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Pollution rises from a power plant.
Xcel Energy's coal-fired Comanche Generating Station, located in Pueblo, is the largest power plant in the state of Colorado. The utility wanted to pass about $12 million in repairs to Unit 3, on the right, to customers. (Mike Sweeney, Special to The Colorado Sun)

Colorado clean air advocates had a swift reaction to the Environmental Protection Agency’s sweeping new rules to eliminate greenhouse gas and toxic pollution from electric power plants nationwide: 

Great idea, we’re already there. 

By the timeline the EPA set for burying carbon dioxide from coal and natural gas energy plants underground, or shutting fossil fuel generators altogether, Colorado will already have closed all its major coal plants. Colorado is ahead of its own targets of eliminating 80% of the greenhouse gases from power generation by 2030. 

The main remaining question is whether green groups can force Colorado’s most notorious coal plant, Xcel Energy’s Comanche 3, to close even sooner than the current schedule of 2031. 

Comanche’s 750-megawatt third unit in Pueblo is the one coal-fired unit that will be left operating in Colorado when the EPA’s new rule kicks in, requiring 90% capture of carbon emissions. The proposed national rules, however, allow a plant to avoid most of the regulations if it closes by 2032. Comanche 3 is set to close by 2031.

 “While roughly one-third of states still rely on coal as their primary energy source, Colorado has taken the initiative to address emissions from the power sector, and is working with utilities to shutter remaining coal plants and transition to clean, cost effective renewable energy,” Stacy Tellinghuisen, deputy director of policy development at Western Resource Advocates said in a statement.

“We expect this rule will have very limited impacts on the existing power plants in the state,” Tellinghuisen said.

National environmental groups, however, hailed the EPA proposal as the best way to force quicker change among midwestern, southern and southwestern states that are clinging to coal and natural gas plants as a large part of their base power generation.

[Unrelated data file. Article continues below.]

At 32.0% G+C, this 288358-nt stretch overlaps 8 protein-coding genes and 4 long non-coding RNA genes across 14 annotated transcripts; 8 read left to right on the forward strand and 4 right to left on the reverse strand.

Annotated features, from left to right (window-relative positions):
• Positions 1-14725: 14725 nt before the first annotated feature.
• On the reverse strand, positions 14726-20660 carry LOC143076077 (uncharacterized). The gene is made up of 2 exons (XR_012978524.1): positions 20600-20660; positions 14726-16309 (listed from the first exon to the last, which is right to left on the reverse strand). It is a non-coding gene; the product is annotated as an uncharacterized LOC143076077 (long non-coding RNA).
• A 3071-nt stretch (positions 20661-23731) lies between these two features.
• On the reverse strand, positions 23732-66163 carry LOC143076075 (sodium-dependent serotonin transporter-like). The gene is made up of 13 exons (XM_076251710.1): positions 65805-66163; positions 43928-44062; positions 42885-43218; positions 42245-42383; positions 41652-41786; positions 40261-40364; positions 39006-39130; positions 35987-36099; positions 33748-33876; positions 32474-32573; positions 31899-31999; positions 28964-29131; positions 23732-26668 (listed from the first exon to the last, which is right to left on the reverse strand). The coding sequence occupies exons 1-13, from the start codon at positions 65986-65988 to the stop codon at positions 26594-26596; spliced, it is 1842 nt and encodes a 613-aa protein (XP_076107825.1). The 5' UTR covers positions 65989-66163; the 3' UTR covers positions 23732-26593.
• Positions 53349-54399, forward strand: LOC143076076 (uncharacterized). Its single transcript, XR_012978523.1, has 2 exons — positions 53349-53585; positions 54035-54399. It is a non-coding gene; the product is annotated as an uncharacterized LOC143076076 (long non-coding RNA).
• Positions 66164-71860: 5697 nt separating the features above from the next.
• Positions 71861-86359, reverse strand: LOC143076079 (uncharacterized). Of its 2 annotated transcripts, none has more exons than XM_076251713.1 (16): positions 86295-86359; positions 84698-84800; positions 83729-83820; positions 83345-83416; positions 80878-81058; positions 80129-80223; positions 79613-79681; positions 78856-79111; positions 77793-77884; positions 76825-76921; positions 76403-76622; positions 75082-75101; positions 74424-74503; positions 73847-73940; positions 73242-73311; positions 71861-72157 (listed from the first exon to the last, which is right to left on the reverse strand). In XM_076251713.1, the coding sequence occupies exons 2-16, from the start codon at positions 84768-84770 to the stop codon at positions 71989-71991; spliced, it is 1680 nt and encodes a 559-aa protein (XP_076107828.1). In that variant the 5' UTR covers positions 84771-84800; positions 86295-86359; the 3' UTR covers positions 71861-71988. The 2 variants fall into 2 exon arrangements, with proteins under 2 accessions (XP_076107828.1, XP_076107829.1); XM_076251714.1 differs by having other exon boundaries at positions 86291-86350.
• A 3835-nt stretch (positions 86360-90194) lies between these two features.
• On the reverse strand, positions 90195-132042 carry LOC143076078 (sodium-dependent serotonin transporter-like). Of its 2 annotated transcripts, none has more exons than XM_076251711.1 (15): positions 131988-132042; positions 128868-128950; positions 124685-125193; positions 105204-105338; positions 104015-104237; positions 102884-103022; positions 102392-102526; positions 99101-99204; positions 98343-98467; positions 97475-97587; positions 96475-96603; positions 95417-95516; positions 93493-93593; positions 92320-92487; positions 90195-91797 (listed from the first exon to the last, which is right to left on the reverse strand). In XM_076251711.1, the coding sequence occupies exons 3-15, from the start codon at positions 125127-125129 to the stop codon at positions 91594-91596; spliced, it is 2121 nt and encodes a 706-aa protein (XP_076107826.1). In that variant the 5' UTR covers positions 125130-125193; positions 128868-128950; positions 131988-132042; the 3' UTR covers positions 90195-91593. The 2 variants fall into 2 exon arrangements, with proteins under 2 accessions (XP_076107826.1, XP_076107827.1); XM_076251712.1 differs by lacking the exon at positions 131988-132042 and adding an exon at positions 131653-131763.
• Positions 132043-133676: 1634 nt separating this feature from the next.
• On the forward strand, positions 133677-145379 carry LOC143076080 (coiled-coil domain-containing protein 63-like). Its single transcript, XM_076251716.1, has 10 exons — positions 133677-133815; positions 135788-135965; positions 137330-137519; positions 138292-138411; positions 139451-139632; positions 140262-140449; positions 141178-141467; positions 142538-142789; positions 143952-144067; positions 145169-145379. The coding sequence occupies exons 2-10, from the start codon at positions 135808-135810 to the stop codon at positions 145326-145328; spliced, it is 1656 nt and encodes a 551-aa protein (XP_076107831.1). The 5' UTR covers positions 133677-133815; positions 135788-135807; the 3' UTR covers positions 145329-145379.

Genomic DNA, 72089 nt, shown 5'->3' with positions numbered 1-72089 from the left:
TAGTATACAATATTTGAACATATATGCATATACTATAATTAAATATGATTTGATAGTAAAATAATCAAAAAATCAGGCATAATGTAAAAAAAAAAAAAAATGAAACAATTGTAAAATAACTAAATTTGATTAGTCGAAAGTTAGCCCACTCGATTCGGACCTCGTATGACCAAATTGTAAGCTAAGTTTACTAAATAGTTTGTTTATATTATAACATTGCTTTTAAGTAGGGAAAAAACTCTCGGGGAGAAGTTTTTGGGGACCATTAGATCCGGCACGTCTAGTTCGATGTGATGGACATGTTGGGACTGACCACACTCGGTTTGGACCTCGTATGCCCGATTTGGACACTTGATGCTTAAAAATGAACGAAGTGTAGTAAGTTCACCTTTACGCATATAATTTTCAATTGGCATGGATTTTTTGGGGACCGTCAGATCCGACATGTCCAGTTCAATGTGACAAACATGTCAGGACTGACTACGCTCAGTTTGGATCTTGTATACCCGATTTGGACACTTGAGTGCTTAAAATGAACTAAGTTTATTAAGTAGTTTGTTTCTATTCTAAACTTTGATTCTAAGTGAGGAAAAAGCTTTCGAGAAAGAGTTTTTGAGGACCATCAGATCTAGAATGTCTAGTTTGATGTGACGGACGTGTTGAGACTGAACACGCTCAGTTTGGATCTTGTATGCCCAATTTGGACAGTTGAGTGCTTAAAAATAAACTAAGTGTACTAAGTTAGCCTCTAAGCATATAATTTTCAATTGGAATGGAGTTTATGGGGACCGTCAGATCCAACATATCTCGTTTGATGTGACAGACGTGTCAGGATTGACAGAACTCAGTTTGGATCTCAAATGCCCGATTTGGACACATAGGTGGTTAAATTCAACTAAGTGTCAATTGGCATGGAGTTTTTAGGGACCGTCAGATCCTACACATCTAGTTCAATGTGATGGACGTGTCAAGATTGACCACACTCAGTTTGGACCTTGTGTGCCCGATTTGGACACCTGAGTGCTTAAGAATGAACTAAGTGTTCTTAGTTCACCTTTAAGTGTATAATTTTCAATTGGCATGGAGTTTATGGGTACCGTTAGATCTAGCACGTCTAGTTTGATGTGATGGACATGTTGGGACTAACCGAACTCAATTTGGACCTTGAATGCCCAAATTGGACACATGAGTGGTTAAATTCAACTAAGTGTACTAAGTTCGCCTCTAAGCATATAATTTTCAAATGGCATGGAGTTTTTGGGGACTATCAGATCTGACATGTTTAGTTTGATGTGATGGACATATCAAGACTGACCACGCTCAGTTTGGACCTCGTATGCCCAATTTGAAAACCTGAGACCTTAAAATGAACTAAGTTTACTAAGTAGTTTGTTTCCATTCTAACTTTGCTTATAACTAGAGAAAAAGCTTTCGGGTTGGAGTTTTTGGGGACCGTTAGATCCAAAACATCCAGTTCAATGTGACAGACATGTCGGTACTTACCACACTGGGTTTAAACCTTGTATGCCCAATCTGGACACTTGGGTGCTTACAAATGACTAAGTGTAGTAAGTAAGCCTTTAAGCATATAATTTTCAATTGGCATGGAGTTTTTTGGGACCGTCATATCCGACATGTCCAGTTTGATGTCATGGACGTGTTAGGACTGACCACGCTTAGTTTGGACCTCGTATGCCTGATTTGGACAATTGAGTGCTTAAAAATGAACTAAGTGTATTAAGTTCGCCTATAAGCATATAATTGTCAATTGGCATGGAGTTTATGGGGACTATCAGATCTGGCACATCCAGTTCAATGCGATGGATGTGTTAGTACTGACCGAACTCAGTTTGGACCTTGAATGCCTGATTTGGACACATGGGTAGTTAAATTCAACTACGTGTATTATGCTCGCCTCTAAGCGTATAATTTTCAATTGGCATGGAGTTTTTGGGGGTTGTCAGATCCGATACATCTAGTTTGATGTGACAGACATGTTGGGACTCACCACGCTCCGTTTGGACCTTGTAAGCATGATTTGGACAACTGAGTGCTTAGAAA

For example, while coal provides a little less than 20% of the electricity nationwide, Ohio depends upon the fuel for 37% of its electricity. Dominion Energy, which serves Virginia and North Carolina, just filed a new resource plan including coal plant operations through 2038.

Increasingly competitive prices for wind and solar generation will continue to trim the use of coal, according to the U.S. Energy Information Administration. The EIA projects coal’s share of electricity generation dropping to 8% by 2050, while renewables rise to 44%, more than double their present share.

The EPA rules will help speed that transition, environmental groups say. 

“It is good to have the feds moving in tandem with the state,” WildEarth Guardian climate policy director Jeremy Nichols said. “Colorado can’t solve the climate crisis on its own.”

Xcel Energy, the state’s largest electricity provider, declined to comment on how the proposed rule would affect Comanche 3, but said it was studying the overall policy for its operations in Colorado, Minnesota and other states. 

“As the first major U.S. energy company to commit to providing our customers with 100% carbon-free electricity by 2050, we are steadfast in our commitment to achieving a net-zero energy future while ensuring affordability and reliability,” Xcel said in a statement to The Colorado Sun. “We will continue to work with EPA and other state and federal policymakers to ensure that this rule and all climate and energy policies meet this goal.”